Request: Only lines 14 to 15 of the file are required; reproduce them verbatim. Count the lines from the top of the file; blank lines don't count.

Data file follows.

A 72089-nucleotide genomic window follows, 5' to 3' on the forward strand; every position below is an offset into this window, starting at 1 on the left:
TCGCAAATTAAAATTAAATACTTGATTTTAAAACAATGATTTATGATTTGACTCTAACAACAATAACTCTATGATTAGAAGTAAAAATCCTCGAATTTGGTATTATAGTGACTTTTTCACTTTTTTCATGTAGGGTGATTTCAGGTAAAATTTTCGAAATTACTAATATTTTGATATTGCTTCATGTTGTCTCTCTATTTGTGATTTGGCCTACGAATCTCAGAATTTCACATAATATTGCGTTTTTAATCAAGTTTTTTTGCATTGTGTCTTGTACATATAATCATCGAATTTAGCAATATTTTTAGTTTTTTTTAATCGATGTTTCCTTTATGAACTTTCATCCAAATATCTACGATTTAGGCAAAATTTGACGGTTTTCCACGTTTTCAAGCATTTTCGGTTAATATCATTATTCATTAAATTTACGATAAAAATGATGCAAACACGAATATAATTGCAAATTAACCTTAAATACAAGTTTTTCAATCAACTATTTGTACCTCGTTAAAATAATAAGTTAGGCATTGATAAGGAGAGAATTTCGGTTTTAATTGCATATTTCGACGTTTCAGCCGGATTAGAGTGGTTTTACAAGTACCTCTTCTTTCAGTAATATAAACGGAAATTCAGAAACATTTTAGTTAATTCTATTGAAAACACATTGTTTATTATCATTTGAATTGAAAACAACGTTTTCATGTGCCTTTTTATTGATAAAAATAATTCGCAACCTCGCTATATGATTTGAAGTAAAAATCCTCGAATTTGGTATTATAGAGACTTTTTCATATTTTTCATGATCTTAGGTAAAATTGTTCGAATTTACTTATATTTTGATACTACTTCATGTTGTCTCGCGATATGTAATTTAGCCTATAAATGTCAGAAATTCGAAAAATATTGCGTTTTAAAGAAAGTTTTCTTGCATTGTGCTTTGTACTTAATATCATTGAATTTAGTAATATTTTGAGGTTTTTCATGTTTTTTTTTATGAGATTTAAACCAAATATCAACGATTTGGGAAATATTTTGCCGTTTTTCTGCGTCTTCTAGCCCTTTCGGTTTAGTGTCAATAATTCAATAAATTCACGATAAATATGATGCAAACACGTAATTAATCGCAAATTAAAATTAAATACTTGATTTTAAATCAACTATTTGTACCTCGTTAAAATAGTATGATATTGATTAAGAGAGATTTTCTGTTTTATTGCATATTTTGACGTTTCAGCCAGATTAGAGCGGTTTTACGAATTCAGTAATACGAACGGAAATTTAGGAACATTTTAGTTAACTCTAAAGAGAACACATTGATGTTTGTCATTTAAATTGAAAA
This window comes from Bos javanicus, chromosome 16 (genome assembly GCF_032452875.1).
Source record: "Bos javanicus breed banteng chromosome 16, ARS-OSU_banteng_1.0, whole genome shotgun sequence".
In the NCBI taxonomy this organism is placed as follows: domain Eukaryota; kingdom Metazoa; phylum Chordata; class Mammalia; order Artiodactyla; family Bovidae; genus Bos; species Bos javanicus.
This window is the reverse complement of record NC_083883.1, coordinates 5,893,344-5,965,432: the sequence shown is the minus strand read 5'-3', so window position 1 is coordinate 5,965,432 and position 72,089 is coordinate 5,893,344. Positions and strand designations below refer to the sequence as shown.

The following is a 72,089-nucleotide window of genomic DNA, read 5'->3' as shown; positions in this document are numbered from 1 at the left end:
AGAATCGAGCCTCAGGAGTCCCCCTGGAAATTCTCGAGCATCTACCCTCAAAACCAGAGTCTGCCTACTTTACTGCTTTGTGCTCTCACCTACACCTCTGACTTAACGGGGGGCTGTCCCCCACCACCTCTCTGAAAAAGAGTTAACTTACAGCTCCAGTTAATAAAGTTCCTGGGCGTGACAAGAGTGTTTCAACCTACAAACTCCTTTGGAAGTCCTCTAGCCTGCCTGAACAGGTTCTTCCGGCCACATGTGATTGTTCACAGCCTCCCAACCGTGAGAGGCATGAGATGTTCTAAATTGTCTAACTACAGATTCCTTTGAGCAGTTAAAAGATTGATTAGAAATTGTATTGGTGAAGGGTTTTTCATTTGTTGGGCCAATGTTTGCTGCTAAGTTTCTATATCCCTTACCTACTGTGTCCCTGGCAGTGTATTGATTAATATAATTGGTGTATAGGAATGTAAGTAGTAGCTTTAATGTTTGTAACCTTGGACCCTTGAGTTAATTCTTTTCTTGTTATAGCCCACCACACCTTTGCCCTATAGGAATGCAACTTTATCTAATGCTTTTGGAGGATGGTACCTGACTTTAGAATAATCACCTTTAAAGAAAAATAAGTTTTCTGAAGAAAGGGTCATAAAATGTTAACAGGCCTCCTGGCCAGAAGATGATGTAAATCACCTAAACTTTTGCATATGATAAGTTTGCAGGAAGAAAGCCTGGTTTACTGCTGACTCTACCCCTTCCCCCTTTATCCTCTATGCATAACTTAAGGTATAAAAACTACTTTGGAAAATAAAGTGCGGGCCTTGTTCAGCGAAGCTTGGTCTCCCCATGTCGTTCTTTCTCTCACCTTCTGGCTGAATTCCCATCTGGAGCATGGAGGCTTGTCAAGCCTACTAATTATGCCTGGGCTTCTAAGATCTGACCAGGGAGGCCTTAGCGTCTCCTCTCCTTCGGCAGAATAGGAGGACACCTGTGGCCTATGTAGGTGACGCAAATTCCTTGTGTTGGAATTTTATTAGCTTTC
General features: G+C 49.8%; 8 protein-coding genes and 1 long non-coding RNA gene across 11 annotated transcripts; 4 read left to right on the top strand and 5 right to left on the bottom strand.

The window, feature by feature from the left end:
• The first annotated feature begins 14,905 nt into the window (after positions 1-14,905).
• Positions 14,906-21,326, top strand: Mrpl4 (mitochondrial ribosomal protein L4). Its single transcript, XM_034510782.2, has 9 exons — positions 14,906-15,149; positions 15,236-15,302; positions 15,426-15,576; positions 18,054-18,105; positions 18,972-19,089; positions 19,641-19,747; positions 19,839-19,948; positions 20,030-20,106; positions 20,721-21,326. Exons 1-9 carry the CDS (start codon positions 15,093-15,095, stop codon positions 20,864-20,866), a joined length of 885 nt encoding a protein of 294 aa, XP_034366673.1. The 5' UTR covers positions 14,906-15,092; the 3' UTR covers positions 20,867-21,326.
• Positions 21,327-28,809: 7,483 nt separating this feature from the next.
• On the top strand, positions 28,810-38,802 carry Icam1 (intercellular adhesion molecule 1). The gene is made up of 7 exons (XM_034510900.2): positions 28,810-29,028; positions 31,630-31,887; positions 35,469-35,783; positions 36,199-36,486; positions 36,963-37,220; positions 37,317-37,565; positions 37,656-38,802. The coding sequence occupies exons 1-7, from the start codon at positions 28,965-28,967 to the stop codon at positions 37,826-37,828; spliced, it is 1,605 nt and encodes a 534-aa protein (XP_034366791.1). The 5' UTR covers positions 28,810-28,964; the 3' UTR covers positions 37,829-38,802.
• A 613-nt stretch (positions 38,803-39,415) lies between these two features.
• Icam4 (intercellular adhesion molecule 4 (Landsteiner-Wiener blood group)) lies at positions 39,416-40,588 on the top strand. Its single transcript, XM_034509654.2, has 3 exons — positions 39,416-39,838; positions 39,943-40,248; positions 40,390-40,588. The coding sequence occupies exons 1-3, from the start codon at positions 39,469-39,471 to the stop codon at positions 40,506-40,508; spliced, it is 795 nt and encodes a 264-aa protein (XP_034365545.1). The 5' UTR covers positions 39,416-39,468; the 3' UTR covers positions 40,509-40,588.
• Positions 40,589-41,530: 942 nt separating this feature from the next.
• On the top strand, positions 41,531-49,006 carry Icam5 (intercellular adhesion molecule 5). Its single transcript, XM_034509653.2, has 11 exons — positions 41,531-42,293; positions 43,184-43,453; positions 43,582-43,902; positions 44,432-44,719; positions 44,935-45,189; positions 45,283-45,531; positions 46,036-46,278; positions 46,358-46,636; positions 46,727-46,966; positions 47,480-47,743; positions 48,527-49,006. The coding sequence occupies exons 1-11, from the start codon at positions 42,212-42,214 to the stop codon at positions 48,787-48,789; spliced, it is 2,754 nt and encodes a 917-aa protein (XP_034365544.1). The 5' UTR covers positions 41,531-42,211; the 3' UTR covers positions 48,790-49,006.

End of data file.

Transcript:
• On the top strand, positions 28,810-38,802 carry Icam1 (intercellular adhesion molecule 1). The gene is made up of 7 exons (XM_034510900.2): positions 28,810-29,028; positions 31,630-31,887; positions 35,469-35,783; positions 36,199-36,486; positions 36,963-37,220; positions 37,317-37,565; positions 37,656-38,802. The coding sequence occupies exons 1-7, from the start codon at positions 28,965-28,967 to the stop codon at positions 37,826-37,828; spliced, it is 1,605 nt and encodes a 534-aa protein (XP_034366791.1). The 5' UTR covers positions 28,810-28,964; the 3' UTR covers positions 37,829-38,802.
• A 613-nt stretch (positions 38,803-39,415) lies between these two features.